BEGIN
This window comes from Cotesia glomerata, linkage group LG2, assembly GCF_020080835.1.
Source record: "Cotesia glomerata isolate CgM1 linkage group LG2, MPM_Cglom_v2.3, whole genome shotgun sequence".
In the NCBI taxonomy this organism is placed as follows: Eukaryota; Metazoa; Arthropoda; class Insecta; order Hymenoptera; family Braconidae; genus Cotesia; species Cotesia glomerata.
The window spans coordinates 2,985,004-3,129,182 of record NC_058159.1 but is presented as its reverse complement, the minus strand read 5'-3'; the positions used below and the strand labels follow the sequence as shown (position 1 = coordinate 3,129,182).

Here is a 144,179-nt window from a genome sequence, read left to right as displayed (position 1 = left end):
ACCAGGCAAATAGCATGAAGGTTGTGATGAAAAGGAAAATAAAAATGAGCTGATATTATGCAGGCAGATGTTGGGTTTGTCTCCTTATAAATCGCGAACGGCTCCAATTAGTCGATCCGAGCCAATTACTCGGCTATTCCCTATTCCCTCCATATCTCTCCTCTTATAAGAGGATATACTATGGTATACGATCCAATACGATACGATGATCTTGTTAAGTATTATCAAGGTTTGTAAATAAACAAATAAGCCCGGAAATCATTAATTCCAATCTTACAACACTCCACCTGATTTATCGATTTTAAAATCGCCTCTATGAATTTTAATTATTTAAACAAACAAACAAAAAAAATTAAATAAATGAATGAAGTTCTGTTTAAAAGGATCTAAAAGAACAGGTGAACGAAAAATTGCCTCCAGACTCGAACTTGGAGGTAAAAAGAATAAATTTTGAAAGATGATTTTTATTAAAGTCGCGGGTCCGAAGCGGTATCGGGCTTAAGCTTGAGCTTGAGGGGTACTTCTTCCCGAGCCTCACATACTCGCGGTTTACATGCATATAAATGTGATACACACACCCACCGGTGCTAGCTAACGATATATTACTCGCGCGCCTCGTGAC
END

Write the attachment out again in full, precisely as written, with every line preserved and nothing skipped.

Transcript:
This window comes from Cotesia glomerata, linkage group LG2, assembly GCF_020080835.1.
Source record: "Cotesia glomerata isolate CgM1 linkage group LG2, MPM_Cglom_v2.3, whole genome shotgun sequence".
In the NCBI taxonomy this organism is placed as follows: Eukaryota; Metazoa; Arthropoda; class Insecta; order Hymenoptera; family Braconidae; genus Cotesia; species Cotesia glomerata.
The window spans coordinates 2,985,004-3,129,182 of record NC_058159.1 but is presented as its reverse complement, the minus strand read 5'-3'; the positions used below and the strand labels follow the sequence as shown (position 1 = coordinate 3,129,182).

Here is a 144,179-nt window from a genome sequence, read left to right as displayed (position 1 = left end):
ACCAGGCAAATAGCATGAAGGTTGTGATGAAAAGGAAAATAAAAATGAGCTGATATTATGCAGGCAGATGTTGGGTTTGTCTCCTTATAAATCGCGAACGGCTCCAATTAGTCGATCCGAGCCAATTACTCGGCTATTCCCTATTCCCTCCATATCTCTCCTCTTATAAGAGGATATACTATGGTATACGATCCAATACGATACGATGATCTTGTTAAGTATTATCAAGGTTTGTAAATAAACAAATAAGCCCGGAAATCATTAATTCCAATCTTACAACACTCCACCTGATTTATCGATTTTAAAATCGCCTCTATGAATTTTAATTATTTAAACAAACAAACAAAAAAAATTAAATAAATGAATGAAGTTCTGTTTAAAAGGATCTAAAAGAACAGGTGAACGAAAAATTGCCTCCAGACTCGAACTTGGAGGTAAAAAGAATAAATTTTGAAAGATGATTTTTATTAAAGTCGCGGGTCCGAAGCGGTATCGGGCTTAAGCTTGAGCTTGAGGGGTACTTCTTCCCGAGCCTCACATACTCGCGGTTTACATGCATATAAATGTGATACACACACCCACCGGTGCTAGCTAACGATATATTACTCGCGCGCCTCGTGAC